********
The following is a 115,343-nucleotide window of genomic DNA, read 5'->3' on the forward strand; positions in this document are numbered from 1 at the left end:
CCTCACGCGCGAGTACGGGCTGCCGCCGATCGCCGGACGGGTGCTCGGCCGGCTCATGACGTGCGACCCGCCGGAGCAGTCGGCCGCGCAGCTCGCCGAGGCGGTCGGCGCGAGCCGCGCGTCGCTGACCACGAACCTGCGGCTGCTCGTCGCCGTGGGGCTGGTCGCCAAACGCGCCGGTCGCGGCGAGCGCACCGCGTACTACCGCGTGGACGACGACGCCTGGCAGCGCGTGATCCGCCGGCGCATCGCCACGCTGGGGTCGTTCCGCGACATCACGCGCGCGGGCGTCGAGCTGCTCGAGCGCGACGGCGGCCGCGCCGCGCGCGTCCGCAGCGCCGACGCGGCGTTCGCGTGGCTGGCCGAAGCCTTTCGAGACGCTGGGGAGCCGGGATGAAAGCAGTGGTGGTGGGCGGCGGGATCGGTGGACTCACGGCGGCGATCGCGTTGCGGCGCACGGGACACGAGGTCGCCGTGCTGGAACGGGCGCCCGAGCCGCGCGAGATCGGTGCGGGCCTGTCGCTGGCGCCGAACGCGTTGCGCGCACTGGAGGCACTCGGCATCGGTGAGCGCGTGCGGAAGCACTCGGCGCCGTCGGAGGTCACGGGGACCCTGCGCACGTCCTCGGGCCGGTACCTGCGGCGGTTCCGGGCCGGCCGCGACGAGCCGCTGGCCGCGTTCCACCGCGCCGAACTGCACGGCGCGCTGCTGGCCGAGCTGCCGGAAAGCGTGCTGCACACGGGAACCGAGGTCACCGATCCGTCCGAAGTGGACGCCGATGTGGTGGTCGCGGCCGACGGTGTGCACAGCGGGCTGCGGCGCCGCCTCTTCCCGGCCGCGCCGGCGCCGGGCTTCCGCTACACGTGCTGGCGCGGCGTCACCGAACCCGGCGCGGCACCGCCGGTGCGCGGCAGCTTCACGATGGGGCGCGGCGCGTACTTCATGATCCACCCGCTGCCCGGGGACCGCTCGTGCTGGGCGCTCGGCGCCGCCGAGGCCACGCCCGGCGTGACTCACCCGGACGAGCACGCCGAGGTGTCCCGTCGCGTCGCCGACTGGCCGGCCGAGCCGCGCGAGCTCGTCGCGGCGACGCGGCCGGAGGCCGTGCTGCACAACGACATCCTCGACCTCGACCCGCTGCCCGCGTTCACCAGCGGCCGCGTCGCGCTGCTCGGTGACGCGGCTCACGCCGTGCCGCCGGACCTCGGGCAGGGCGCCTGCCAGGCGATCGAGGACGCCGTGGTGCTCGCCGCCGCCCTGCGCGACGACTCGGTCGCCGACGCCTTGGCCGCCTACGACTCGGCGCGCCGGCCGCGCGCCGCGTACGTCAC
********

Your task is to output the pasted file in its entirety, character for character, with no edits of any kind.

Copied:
The following is a 115,343-nucleotide window of genomic DNA, read 5'->3' on the forward strand; positions in this document are numbered from 1 at the left end:
CCTCACGCGCGAGTACGGGCTGCCGCCGATCGCCGGACGGGTGCTCGGCCGGCTCATGACGTGCGACCCGCCGGAGCAGTCGGCCGCGCAGCTCGCCGAGGCGGTCGGCGCGAGCCGCGCGTCGCTGACCACGAACCTGCGGCTGCTCGTCGCCGTGGGGCTGGTCGCCAAACGCGCCGGTCGCGGCGAGCGCACCGCGTACTACCGCGTGGACGACGACGCCTGGCAGCGCGTGATCCGCCGGCGCATCGCCACGCTGGGGTCGTTCCGCGACATCACGCGCGCGGGCGTCGAGCTGCTCGAGCGCGACGGCGGCCGCGCCGCGCGCGTCCGCAGCGCCGACGCGGCGTTCGCGTGGCTGGCCGAAGCCTTTCGAGACGCTGGGGAGCCGGGATGAAAGCAGTGGTGGTGGGCGGCGGGATCGGTGGACTCACGGCGGCGATCGCGTTGCGGCGCACGGGACACGAGGTCGCCGTGCTGGAACGGGCGCCCGAGCCGCGCGAGATCGGTGCGGGCCTGTCGCTGGCGCCGAACGCGTTGCGCGCACTGGAGGCACTCGGCATCGGTGAGCGCGTGCGGAAGCACTCGGCGCCGTCGGAGGTCACGGGGACCCTGCGCACGTCCTCGGGCCGGTACCTGCGGCGGTTCCGGGCCGGCCGCGACGAGCCGCTGGCCGCGTTCCACCGCGCCGAACTGCACGGCGCGCTGCTGGCCGAGCTGCCGGAAAGCGTGCTGCACACGGGAACCGAGGTCACCGATCCGTCCGAAGTGGACGCCGATGTGGTGGTCGCGGCCGACGGTGTGCACAGCGGGCTGCGGCGCCGCCTCTTCCCGGCCGCGCCGGCGCCGGGCTTCCGCTACACGTGCTGGCGCGGCGTCACCGAACCCGGCGCGGCACCGCCGGTGCGCGGCAGCTTCACGATGGGGCGCGGCGCGTACTTCATGATCCACCCGCTGCCCGGGGACCGCTCGTGCTGGGCGCTCGGCGCCGCCGAGGCCACGCCCGGCGTGACTCACCCGGACGAGCACGCCGAGGTGTCCCGTCGCGTCGCCGACTGGCCGGCCGAGCCGCGCGAGCTCGTCGCGGCGACGCGGCCGGAGGCCGTGCTGCACAACGACATCCTCGACCTCGACCCGCTGCCCGCGTTCACCAGCGGCCGCGTCGCGCTGCTCGGTGACGCGGCTCACGCCGTGCCGCCGGACCTCGGGCAGGGCGCCTGCCAGGCGATCGAGGACGCCGTGGTGCTCGCCGCCGCCCTGCGCGACGACTCGGTCGCCGACGCCTTGGCCGCCTACGACTCGGCGCGCCGGCCGCGCGCCGCGTACGTCAC